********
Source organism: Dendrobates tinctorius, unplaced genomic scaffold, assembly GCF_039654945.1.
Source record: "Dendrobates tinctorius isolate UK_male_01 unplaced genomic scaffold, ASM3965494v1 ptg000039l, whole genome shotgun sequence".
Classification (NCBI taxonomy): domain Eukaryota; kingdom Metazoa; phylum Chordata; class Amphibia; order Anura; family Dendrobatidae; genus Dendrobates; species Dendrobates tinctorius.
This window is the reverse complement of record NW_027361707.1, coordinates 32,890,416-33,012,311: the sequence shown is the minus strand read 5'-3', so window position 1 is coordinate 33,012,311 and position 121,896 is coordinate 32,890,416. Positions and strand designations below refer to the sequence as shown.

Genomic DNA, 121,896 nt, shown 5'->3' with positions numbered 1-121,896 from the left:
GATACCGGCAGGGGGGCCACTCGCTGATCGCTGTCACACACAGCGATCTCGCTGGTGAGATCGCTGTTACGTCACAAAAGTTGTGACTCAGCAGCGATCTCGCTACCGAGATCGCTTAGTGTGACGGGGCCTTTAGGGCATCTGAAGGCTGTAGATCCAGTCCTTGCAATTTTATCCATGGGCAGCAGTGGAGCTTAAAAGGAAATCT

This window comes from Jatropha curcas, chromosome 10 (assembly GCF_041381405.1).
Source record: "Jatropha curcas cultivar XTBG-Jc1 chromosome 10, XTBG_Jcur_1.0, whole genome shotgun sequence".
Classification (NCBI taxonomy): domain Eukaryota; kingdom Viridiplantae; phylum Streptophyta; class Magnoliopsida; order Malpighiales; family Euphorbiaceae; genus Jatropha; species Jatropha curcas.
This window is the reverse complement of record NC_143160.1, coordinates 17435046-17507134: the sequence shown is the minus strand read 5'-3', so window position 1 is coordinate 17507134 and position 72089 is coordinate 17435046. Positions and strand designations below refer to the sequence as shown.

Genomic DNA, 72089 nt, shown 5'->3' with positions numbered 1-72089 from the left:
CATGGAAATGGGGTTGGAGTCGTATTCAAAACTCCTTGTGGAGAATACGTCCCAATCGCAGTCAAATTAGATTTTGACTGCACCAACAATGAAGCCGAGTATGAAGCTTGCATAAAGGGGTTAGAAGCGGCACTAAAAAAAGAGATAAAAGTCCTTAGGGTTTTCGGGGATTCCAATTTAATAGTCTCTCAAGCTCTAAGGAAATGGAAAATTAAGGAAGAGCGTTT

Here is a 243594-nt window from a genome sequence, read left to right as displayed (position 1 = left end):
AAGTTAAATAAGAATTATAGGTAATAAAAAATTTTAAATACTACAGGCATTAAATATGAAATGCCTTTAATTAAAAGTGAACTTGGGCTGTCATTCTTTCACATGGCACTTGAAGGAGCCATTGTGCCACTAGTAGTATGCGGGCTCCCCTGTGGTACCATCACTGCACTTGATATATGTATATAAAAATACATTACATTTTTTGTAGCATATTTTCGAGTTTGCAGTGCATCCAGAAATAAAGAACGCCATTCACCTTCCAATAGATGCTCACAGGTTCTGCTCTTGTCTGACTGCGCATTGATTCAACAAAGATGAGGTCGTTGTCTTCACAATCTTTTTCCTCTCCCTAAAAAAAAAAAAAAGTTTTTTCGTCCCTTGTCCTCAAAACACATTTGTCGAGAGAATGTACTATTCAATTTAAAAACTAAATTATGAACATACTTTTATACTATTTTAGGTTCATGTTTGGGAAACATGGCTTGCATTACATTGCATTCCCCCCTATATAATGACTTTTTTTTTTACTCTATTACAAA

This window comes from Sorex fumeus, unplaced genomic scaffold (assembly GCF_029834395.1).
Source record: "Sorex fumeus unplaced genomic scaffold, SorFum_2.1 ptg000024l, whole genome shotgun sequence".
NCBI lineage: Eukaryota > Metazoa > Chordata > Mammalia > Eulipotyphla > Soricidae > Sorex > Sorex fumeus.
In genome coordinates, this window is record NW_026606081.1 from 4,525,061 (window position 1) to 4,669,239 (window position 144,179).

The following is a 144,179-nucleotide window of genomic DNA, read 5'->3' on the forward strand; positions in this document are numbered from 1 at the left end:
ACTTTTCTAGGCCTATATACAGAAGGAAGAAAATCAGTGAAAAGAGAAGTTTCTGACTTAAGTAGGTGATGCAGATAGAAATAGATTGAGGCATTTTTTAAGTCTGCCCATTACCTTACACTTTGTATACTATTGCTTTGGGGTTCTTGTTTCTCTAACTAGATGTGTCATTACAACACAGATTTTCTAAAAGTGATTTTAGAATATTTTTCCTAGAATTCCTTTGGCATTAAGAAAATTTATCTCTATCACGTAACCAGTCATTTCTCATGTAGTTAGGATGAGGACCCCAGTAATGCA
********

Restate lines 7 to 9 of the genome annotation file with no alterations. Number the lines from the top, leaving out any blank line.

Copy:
This window comes from Jatropha curcas, chromosome 10 (assembly GCF_041381405.1).
Source record: "Jatropha curcas cultivar XTBG-Jc1 chromosome 10, XTBG_Jcur_1.0, whole genome shotgun sequence".
Classification (NCBI taxonomy): domain Eukaryota; kingdom Viridiplantae; phylum Streptophyta; class Magnoliopsida; order Malpighiales; family Euphorbiaceae; genus Jatropha; species Jatropha curcas.